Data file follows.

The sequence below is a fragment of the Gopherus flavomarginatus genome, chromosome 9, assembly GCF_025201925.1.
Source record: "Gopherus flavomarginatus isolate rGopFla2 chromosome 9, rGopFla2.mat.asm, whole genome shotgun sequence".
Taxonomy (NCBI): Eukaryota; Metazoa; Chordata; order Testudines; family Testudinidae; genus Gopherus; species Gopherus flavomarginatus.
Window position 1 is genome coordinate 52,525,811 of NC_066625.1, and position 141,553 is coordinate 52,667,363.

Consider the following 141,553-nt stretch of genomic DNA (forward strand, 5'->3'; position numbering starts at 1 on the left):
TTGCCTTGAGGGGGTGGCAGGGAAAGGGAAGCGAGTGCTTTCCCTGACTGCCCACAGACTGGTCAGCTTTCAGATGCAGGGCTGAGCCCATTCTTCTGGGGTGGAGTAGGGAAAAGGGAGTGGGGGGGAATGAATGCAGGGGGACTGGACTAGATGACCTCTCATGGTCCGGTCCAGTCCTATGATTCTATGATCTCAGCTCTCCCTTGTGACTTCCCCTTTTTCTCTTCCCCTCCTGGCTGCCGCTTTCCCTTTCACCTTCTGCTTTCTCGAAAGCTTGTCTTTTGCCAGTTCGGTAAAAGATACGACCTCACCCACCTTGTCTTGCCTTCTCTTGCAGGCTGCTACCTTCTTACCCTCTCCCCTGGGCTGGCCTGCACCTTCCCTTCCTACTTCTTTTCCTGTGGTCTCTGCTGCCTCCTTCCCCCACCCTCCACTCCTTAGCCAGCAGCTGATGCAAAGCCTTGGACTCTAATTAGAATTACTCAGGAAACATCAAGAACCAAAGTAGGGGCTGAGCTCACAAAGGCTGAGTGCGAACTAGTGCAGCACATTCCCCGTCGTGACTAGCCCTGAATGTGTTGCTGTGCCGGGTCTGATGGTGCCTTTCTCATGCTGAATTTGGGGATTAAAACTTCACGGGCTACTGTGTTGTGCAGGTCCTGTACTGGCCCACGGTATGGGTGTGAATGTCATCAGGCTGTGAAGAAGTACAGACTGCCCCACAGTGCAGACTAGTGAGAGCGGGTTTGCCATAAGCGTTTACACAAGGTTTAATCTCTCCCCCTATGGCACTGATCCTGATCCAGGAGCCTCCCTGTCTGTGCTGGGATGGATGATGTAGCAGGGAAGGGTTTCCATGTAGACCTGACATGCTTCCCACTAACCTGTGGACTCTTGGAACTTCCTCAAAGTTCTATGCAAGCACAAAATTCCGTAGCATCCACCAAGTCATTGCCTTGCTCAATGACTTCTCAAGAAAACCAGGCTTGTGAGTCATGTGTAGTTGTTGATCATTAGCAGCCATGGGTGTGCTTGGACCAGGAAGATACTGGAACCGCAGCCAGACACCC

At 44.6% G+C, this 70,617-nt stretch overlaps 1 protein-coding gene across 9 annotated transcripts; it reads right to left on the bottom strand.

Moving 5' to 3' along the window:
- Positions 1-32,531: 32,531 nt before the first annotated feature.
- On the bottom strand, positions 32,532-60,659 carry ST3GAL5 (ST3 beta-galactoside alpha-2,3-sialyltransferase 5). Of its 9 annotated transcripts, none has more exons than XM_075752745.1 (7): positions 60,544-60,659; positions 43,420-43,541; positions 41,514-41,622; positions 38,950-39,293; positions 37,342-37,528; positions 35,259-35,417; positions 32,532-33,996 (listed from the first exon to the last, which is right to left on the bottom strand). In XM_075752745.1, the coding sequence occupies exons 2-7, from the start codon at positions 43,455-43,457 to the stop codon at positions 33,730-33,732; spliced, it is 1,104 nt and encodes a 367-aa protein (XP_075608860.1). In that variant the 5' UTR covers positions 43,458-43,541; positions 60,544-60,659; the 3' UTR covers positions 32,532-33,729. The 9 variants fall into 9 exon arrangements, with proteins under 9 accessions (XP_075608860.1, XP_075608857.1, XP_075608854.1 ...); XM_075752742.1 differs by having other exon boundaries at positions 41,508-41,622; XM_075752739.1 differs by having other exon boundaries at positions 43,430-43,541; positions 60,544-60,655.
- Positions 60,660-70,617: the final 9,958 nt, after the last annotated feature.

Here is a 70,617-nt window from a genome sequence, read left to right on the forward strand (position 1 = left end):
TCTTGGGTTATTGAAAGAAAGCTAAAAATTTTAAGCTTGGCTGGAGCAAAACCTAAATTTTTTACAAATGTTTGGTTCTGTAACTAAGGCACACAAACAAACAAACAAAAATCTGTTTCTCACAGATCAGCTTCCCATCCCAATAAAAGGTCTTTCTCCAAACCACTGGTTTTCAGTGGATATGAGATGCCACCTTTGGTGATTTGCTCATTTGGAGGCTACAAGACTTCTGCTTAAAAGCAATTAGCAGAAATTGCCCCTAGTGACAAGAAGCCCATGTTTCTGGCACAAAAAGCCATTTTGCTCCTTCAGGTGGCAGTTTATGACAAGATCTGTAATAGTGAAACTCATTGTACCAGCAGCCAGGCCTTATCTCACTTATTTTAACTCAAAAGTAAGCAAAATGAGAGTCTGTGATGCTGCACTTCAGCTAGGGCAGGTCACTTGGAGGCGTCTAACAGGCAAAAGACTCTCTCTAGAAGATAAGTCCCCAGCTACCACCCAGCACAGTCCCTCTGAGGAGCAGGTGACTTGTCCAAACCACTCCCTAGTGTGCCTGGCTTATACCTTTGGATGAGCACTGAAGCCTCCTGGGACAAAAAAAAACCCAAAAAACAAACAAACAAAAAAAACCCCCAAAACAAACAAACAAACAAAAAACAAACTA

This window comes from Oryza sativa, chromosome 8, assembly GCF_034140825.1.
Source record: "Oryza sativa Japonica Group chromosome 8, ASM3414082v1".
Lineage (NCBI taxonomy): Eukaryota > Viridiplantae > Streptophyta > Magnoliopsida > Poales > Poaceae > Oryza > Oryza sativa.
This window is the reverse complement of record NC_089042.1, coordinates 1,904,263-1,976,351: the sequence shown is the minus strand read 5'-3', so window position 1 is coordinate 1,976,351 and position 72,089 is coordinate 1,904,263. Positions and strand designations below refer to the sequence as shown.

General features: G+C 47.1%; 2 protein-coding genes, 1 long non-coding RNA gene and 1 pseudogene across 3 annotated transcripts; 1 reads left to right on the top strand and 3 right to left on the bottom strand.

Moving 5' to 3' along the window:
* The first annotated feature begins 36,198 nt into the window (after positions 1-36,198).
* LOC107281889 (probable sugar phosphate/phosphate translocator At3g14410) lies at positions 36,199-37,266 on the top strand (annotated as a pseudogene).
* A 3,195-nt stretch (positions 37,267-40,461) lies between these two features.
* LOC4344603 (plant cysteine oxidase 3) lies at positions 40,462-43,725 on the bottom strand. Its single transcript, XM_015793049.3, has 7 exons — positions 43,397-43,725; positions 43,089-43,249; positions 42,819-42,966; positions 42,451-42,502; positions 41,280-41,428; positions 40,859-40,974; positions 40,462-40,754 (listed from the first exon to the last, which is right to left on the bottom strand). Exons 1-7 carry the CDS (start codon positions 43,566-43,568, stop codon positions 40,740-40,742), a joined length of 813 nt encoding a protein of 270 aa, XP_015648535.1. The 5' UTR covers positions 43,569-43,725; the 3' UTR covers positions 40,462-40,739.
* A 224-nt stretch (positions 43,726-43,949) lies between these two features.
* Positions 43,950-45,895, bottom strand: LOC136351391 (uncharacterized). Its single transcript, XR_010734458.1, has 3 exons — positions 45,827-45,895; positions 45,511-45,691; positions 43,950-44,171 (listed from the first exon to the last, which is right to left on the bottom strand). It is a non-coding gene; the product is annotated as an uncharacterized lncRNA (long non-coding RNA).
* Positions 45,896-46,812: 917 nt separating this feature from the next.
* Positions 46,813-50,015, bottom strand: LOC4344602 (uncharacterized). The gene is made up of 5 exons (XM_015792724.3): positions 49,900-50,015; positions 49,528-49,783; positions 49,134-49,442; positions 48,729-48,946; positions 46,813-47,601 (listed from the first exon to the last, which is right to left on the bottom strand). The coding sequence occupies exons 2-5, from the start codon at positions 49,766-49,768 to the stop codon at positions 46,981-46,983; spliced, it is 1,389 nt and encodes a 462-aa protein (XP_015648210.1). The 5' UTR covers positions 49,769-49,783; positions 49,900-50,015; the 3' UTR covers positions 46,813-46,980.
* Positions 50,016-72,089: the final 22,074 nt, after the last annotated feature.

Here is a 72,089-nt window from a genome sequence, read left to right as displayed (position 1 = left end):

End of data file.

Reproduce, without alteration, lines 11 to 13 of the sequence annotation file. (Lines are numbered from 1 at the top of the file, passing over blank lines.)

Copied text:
- Positions 60,660-70,617: the final 9,958 nt, after the last annotated feature.

Here is a 70,617-nt window from a genome sequence, read left to right on the forward strand (position 1 = left end):
TCTTGGGTTATTGAAAGAAAGCTAAAAATTTTAAGCTTGGCTGGAGCAAAACCTAAATTTTTTACAAATGTTTGGTTCTGTAACTAAGGCACACAAACAAACAAACAAAAATCTGTTTCTCACAGATCAGCTTCCCATCCCAATAAAAGGTCTTTCTCCAAACCACTGGTTTTCAGTGGATATGAGATGCCACCTTTGGTGATTTGCTCATTTGGAGGCTACAAGACTTCTGCTTAAAAGCAATTAGCAGAAATTGCCCCTAGTGACAAGAAGCCCATGTTTCTGGCACAAAAAGCCATTTTGCTCCTTCAGGTGGCAGTTTATGACAAGATCTGTAATAGTGAAACTCATTGTACCAGCAGCCAGGCCTTATCTCACTTATTTTAACTCAAAAGTAAGCAAAATGAGAGTCTGTGATGCTGCACTTCAGCTAGGGCAGGTCACTTGGAGGCGTCTAACAGGCAAAAGACTCTCTCTAGAAGATAAGTCCCCAGCTACCACCCAGCACAGTCCCTCTGAGGAGCAGGTGACTTGTCCAAACCACTCCCTAGTGTGCCTGGCTTATACCTTTGGATGAGCACTGAAGCCTCCTGGGACAAAAAAAAACCCAAAAAACAAACAAACAAAAAAAACCCCCAAAACAAACAAACAAACAAAAAACAAACTA